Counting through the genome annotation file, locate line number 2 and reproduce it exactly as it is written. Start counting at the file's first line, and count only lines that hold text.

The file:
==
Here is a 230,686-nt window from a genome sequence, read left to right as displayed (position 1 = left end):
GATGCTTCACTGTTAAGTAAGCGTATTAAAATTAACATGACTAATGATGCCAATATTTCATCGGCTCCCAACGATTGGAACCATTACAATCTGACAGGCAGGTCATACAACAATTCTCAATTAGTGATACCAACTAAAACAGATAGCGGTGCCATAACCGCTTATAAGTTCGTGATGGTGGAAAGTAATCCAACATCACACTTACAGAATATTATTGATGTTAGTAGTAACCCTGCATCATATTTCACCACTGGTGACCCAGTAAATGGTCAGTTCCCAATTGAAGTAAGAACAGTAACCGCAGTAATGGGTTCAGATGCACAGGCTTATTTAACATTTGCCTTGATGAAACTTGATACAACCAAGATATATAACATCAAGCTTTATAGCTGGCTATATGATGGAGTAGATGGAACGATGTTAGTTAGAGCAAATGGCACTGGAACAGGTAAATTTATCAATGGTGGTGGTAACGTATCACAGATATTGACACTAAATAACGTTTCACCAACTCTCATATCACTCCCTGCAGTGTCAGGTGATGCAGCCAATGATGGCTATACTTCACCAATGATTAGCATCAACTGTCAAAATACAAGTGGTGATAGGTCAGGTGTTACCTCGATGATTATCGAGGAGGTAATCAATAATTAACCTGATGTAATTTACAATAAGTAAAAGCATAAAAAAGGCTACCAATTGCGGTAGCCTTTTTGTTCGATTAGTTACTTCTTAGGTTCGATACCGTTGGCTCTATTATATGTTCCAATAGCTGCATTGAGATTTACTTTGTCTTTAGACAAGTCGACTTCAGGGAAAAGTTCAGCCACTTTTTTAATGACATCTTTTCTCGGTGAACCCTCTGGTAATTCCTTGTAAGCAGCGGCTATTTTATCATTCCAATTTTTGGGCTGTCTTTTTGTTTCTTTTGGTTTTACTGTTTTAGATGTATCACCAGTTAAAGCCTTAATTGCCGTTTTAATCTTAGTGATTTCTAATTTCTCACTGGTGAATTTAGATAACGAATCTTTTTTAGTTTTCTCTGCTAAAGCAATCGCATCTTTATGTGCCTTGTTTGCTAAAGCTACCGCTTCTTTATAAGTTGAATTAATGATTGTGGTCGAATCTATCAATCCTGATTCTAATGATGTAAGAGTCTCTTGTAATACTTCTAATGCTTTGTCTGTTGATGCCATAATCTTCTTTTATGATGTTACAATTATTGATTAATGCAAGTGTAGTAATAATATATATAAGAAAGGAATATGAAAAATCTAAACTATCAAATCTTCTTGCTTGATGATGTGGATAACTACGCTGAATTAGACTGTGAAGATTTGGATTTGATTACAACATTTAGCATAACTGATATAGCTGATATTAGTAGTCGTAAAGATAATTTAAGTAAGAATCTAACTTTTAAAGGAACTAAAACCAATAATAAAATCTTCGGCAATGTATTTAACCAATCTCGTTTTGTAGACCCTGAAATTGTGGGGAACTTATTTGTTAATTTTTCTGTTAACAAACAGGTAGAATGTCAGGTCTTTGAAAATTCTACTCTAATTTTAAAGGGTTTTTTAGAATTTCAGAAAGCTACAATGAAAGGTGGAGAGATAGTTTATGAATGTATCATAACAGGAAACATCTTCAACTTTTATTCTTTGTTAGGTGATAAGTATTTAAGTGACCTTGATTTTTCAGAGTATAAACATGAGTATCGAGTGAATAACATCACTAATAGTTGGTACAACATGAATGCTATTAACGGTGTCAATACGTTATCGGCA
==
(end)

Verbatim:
GATGCTTCACTGTTAAGTAAGCGTATTAAAATTAACATGACTAATGATGCCAATATTTCATCGGCTCCCAACGATTGGAACCATTACAATCTGACAGGCAGGTCATACAACAATTCTCAATTAGTGATACCAACTAAAACAGATAGCGGTGCCATAACCGCTTATAAGTTCGTGATGGTGGAAAGTAATCCAACATCACACTTACAGAATATTATTGATGTTAGTAGTAACCCTGCATCATATTTCACCACTGGTGACCCAGTAAATGGTCAGTTCCCAATTGAAGTAAGAACAGTAACCGCAGTAATGGGTTCAGATGCACAGGCTTATTTAACATTTGCCTTGATGAAACTTGATACAACCAAGATATATAACATCAAGCTTTATAGCTGGCTATATGATGGAGTAGATGGAACGATGTTAGTTAGAGCAAATGGCACTGGAACAGGTAAATTTATCAATGGTGGTGGTAACGTATCACAGATATTGACACTAAATAACGTTTCACCAACTCTCATATCACTCCCTGCAGTGTCAGGTGATGCAGCCAATGATGGCTATACTTCACCAATGATTAGCATCAACTGTCAAAATACAAGTGGTGATAGGTCAGGTGTTACCTCGATGATTATCGAGGAGGTAATCAATAATTAACCTGATGTAATTTACAATAAGTAAAAGCATAAAAAAGGCTACCAATTGCGGTAGCCTTTTTGTTCGATTAGTTACTTCTTAGGTTCGATACCGTTGGCTCTATTATATGTTCCAATAGCTGCATTGAGATTTACTTTGTCTTTAGACAAGTCGACTTCAGGGAAAAGTTCAGCCACTTTTTTAATGACATCTTTTCTCGGTGAACCCTCTGGTAATTCCTTGTAAGCAGCGGCTATTTTATCATTCCAATTTTTGGGCTGTCTTTTTGTTTCTTTTGGTTTTACTGTTTTAGATGTATCACCAGTTAAAGCCTTAATTGCCGTTTTAATCTTAGTGATTTCTAATTTCTCACTGGTGAATTTAGATAACGAATCTTTTTTAGTTTTCTCTGCTAAAGCAATCGCATCTTTATGTGCCTTGTTTGCTAAAGCTACCGCTTCTTTATAAGTTGAATTAATGATTGTGGTCGAATCTATCAATCCTGATTCTAATGATGTAAGAGTCTCTTGTAATACTTCTAATGCTTTGTCTGTTGATGCCATAATCTTCTTTTATGATGTTACAATTATTGATTAATGCAAGTGTAGTAATAATATATATAAGAAAGGAATATGAAAAATCTAAACTATCAAATCTTCTTGCTTGATGATGTGGATAACTACGCTGAATTAGACTGTGAAGATTTGGATTTGATTACAACATTTAGCATAACTGATATAGCTGATATTAGTAGTCGTAAAGATAATTTAAGTAAGAATCTAACTTTTAAAGGAACTAAAACCAATAATAAAATCTTCGGCAATGTATTTAACCAATCTCGTTTTGTAGACCCTGAAATTGTGGGGAACTTATTTGTTAATTTTTCTGTTAACAAACAGGTAGAATGTCAGGTCTTTGAAAATTCTACTCTAATTTTAAAGGGTTTTTTAGAATTTCAGAAAGCTACAATGAAAGGTGGAGAGATAGTTTATGAATGTATCATAACAGGAAACATCTTCAACTTTTATTCTTTGTTAGGTGATAAGTATTTAAGTGACCTTGATTTTTCAGAGTATAAACATGAGTATCGAGTGAATAACATCACTAATAGTTGGTACAACATGAATGCTATTAACGGTGTCAATACGTTATCGGCA